Sacha Baron Cohen shares frightening footage of him fleeing gun rights rally during ‘Borat 2’ filming
- Sacha Baron Cohen tweeted footage on Tuesday of what happened after he performed "The Wuhan Flu" song in "Borat 2."
- Protesters at the rally stormed the stage and Cohen had to hide out in an ambulance. At one point an angry protester tried to get in and Cohen had to hold the door shut.
- "This is the first movie where I had to wear a bulletproof vest," Cohen told "Late Show" host Stephen Colbert.
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Sacha Baron Cohen has released behind-the-scenes "Borat 2" footage that shows just how dangerous some of his comedic stunts were.
Cohen tweeted the video on Tuesday, writing: "This was not the easiest movie to make."
The footage shows the aftermath of the "March for Our Rights" rally scene, in which Borat (Cohen) impersonates the stage act "Country Steve" at the gun rights meeting.
He then begins to sing "The Wuhan Flu" song, which contained lyrics like: "Obama, what we gonna do? Inject him with the Wuhan flu," while another part of the song suggested that Chinese people made the coronavirus "in a sushi factory."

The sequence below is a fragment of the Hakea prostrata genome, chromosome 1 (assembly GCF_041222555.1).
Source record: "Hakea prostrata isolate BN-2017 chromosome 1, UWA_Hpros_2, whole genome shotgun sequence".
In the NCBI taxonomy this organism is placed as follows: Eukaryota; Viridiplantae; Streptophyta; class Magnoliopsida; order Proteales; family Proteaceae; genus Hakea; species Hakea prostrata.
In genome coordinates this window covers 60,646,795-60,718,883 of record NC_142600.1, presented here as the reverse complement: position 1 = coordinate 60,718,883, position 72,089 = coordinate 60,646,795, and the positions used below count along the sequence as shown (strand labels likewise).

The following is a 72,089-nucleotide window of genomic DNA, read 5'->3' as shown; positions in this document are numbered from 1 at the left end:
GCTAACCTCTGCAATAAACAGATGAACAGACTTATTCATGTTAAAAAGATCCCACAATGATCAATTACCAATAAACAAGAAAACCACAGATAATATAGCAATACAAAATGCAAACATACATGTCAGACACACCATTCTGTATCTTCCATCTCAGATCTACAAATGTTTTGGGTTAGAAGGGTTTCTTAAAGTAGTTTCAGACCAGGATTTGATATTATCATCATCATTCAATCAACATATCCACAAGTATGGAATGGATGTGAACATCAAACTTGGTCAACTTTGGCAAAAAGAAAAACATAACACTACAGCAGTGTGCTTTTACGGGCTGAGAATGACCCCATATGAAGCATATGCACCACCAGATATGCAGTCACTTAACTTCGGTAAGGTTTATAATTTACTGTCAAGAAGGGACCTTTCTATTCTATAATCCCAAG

However, people realized Country Steve was, in fact, a spoof and some of them stormed the stage.
We watch as Cohen walks hastily off the stage and enters his escape vehicle, which appears to be an ambulance. While hiding in there we see him having to hold shut a door as someone is trying to get in. You can hear Cohen say, "Drive, go, go, go," to someone else in the ambulance.
In a recent op-ed for Time magazine, Cohen said he was "fortunate to make it out in one piece."
Cohen first showed the footage on Monday's episode of "The Late Show with Stephen Colbert." After showing the footage he told Colbert: "This is the first movie where I had to wear a bulletproof vest."
He told the late-night host that he had security at the event and when it was realized that Cohen was found out, the team went into action to keep the protestors off the stage.
"One of the guys that stormed the stage went for his pistol, luckily enough there was a very brave guard who leaned in and said, 'It's not worth it, buddy,'" Cohen told Colbert.
"Borat Subsequent Moviefilm," which is available now on Amazon Prime, is the sequel to the 2006 hit comedy "Borat," in which Cohen plays a reporter from Kazakhstan who travels to the US in an attempt to understand American culture. Both movies are done in a mockumentary style with many people on camera with Cohen not knowing they are in a comedy. In the sequel, Borat returns to America to deliver his daughter to Vice President Mike Pence as a gift from his country.
Amazon says the movie has been seen by "tens of millions" of its Prime Video subscribers since it went live last Friday.
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